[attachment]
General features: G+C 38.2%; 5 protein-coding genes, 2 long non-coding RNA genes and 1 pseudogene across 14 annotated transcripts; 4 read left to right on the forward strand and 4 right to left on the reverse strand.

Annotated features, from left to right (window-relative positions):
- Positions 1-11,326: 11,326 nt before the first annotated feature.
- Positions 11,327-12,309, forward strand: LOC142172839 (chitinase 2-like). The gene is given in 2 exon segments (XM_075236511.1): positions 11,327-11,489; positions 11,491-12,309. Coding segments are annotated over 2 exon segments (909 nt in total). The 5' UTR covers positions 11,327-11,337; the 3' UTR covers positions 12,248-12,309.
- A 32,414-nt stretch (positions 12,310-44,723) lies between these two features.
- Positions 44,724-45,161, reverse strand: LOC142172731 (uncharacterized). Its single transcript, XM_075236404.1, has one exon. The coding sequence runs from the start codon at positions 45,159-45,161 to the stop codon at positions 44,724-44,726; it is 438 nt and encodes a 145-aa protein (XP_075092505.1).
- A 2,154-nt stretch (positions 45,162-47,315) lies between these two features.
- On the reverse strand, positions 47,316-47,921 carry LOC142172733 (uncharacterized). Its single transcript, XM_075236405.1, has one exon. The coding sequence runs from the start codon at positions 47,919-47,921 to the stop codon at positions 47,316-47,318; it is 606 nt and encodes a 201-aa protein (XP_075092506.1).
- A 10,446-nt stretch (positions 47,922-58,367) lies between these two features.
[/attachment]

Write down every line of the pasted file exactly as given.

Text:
General features: G+C 38.2%; 5 protein-coding genes, 2 long non-coding RNA genes and 1 pseudogene across 14 annotated transcripts; 4 read left to right on the forward strand and 4 right to left on the reverse strand.

Annotated features, from left to right (window-relative positions):
- Positions 1-11,326: 11,326 nt before the first annotated feature.
- Positions 11,327-12,309, forward strand: LOC142172839 (chitinase 2-like). The gene is given in 2 exon segments (XM_075236511.1): positions 11,327-11,489; positions 11,491-12,309. Coding segments are annotated over 2 exon segments (909 nt in total). The 5' UTR covers positions 11,327-11,337; the 3' UTR covers positions 12,248-12,309.
- A 32,414-nt stretch (positions 12,310-44,723) lies between these two features.
- Positions 44,724-45,161, reverse strand: LOC142172731 (uncharacterized). Its single transcript, XM_075236404.1, has one exon. The coding sequence runs from the start codon at positions 45,159-45,161 to the stop codon at positions 44,724-44,726; it is 438 nt and encodes a 145-aa protein (XP_075092505.1).
- A 2,154-nt stretch (positions 45,162-47,315) lies between these two features.
- On the reverse strand, positions 47,316-47,921 carry LOC142172733 (uncharacterized). Its single transcript, XM_075236405.1, has one exon. The coding sequence runs from the start codon at positions 47,919-47,921 to the stop codon at positions 47,316-47,318; it is 606 nt and encodes a 201-aa protein (XP_075092506.1).
- A 10,446-nt stretch (positions 47,922-58,367) lies between these two features.